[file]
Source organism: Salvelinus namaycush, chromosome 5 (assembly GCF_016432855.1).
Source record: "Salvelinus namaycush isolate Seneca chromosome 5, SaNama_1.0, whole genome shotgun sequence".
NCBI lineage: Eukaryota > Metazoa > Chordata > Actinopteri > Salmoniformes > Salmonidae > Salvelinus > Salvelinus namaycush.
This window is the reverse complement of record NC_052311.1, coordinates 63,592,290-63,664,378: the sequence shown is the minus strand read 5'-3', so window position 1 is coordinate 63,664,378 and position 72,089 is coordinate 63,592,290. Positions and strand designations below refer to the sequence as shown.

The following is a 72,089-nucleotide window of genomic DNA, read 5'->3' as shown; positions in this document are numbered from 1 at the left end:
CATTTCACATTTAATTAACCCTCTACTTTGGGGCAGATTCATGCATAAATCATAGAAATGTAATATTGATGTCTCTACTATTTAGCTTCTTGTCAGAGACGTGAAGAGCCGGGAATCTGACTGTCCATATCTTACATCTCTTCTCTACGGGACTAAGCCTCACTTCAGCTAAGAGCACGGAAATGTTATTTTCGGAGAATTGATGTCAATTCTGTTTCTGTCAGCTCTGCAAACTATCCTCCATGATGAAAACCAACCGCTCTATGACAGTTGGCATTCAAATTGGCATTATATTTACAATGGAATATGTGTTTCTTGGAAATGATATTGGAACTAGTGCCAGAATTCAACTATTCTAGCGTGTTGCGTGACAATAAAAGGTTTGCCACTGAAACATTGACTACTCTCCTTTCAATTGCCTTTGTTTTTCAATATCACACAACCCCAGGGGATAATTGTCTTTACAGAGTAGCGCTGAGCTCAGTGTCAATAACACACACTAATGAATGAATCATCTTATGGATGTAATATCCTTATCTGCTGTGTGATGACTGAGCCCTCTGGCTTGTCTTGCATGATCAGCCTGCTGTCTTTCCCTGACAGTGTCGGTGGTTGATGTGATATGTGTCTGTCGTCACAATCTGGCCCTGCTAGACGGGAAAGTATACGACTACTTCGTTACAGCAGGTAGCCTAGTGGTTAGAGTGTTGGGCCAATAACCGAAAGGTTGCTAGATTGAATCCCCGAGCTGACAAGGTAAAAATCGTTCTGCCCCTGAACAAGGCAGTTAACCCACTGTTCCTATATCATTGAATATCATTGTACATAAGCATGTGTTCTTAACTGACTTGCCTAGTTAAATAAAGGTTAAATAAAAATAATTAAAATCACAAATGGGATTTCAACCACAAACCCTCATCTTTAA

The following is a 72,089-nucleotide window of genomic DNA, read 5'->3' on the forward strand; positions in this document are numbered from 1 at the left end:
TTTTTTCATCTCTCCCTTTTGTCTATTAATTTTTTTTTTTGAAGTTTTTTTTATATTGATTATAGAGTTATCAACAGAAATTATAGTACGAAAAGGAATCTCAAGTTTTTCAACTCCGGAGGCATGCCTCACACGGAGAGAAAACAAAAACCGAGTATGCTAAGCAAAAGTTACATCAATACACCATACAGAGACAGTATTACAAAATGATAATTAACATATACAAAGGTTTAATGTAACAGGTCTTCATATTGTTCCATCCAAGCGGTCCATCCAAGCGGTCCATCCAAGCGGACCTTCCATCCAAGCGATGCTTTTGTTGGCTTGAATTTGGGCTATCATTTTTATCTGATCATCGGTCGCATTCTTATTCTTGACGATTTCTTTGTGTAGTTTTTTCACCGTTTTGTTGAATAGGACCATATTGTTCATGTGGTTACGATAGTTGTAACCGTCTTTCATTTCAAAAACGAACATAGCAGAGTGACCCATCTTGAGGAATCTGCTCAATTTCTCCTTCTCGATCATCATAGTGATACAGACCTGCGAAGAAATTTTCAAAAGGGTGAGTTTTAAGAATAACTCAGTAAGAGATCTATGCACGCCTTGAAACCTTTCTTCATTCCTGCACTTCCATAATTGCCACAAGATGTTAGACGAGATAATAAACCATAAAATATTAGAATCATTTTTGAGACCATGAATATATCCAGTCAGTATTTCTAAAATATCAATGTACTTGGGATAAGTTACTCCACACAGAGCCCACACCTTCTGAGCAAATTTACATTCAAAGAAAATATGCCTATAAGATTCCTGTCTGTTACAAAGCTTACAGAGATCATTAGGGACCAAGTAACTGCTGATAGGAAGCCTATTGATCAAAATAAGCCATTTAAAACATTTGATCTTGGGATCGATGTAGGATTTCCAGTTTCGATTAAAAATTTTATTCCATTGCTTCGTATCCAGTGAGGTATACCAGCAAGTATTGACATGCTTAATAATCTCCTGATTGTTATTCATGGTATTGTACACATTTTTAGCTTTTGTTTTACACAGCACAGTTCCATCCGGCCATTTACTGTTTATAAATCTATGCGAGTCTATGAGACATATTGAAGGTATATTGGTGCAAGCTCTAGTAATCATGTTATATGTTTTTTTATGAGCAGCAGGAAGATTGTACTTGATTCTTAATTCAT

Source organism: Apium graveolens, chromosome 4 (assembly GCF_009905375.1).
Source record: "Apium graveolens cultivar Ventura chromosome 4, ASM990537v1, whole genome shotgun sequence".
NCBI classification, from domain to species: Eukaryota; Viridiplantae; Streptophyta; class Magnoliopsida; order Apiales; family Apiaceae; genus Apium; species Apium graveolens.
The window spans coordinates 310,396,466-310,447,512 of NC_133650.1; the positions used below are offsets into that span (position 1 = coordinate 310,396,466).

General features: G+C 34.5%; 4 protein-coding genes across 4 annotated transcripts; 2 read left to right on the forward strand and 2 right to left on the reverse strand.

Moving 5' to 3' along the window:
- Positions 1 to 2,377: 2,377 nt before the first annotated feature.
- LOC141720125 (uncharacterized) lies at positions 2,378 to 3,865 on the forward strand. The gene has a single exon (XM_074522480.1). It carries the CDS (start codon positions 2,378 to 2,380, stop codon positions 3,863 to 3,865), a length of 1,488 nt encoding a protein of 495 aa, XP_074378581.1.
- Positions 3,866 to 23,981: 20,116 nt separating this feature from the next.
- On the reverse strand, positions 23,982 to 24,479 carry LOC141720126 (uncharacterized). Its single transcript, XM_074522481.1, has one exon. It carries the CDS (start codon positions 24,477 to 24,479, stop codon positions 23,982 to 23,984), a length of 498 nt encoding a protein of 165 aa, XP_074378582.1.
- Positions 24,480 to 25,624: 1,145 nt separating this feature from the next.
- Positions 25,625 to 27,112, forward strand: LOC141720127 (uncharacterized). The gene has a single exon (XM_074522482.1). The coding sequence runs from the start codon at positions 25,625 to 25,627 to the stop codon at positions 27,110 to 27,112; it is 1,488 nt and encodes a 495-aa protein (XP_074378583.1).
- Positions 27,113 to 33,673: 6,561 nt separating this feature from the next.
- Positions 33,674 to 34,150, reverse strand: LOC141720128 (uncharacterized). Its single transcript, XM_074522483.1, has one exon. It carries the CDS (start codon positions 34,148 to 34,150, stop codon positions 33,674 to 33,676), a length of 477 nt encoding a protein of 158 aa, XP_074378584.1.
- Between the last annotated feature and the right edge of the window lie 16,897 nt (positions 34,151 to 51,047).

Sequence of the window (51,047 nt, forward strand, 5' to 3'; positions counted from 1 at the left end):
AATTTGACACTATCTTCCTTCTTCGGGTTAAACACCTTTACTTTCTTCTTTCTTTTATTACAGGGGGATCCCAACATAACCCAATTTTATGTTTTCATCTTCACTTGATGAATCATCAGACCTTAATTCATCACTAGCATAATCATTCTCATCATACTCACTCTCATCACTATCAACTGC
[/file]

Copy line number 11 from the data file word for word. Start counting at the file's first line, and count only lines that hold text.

NCBI classification, from domain to species: Eukaryota; Viridiplantae; Streptophyta; class Magnoliopsida; order Apiales; family Apiaceae; genus Apium; species Apium graveolens.